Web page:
North Carolina mountains at the end of the 1920s – George and Serena Pemberton, love-struck newly-weds, begin to build a timber empire. Serena soon proves herself to be equal to any man: overseeing loggers, hunting rattle-snakes, even saving a man’s life in the wilderness. With power and influence now in their hands, the Pembertons refuse to let anyone stand in the way of their inflated love and ambitions.
Starring Bradley Cooper, Jennifer Lawrence, Rhys Ifans, Toby Jones, David Dencik, Sean Harris and Ana Ularu, Serena is directed by Susanne Bier, written by Christopher Kyle based on the book by Ron Rash.
Producer Nick Wechsler’s interest in the story of Serena was piqued when he received the manuscript of the original book about a year before its publication: “I fell in love with it on my first read. I optioned it immediately and at that time I had a first look deal with 2929, one of the financiers of the movie, and they agreed to come in and develop the project with me.” To get the project underway, Wechsler needed to find a writer capable of adapting Ron Rash’s book for the screen. He explains: “We looked at a variety of writers and Chris Kyle had a wonderful take ”
With a first draft of the screenplay in hand, the producers set out to find a director who could bring a unique insight to the intense narrative turns of the film. Already an admirer of director Susanne Bier’s work, Nick Wechsler was very interested in what Bier could bring to the project: “One of the reasons I thought that Susanne would be a good match for this film is that she’s exhibited an incredible flair for bringing out power in relationships between people – she’s very accurate in observing intimacy, vivid emotion and passion.”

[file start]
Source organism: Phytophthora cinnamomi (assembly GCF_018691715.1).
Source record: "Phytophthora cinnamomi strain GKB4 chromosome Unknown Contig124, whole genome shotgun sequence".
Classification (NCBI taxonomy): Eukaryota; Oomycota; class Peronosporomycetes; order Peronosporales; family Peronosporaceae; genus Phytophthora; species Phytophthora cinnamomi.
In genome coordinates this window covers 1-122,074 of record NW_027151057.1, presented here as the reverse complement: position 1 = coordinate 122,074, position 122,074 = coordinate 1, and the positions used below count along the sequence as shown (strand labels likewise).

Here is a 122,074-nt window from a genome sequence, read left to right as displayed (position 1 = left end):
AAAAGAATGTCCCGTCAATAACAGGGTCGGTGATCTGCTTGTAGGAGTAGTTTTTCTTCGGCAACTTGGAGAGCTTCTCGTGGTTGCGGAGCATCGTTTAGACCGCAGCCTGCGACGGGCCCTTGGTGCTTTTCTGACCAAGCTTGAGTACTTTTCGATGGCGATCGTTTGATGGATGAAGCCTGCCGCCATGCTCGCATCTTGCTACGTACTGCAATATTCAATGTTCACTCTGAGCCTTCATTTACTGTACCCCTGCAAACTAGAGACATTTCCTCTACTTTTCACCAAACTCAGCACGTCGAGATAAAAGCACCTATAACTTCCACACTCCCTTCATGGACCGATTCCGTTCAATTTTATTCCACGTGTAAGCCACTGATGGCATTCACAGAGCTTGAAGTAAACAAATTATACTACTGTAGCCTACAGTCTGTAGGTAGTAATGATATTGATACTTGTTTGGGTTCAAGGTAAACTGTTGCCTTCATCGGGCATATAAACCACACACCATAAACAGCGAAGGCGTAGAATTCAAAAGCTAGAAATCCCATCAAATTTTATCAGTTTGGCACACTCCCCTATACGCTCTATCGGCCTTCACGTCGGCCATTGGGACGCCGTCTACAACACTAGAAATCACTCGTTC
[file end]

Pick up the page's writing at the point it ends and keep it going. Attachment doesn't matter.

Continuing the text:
Although Serena is mainly set in North Carolina in the United States, the production chose to shoot the film entirely in Prague and the surrounding countryside of the Czech Republic.
To create that sense of authenticity that the film demanded, Production Designer Richard Bridgland went to Tennessee and North Carolina to do some research for the film. He explains: “It was really important to me to go there and see the place, because we’re filming the whole thing in the Czech Republic, so there are no physical references to anything here, apart from the forest. I took off to Tennessee for a week and spent much of my time at a logging museum and with a whole bunch of people who knew all about the logging camps – their fathers and grandfathers had worked in the logging industry.”
For the logging camp, it was difficult to find a location where there was a perfect forested valley which was correctly sunlit and offering enough space adjacent to the set to erect a base camp for the production. Finally, close to the village of Nizbor, just outside of Prague, the filmmakers found the perfect spot. The production did move into Prague for a few days of shooting, when the National Museum hosted the elegant hotel and the Bank of Boston scenes.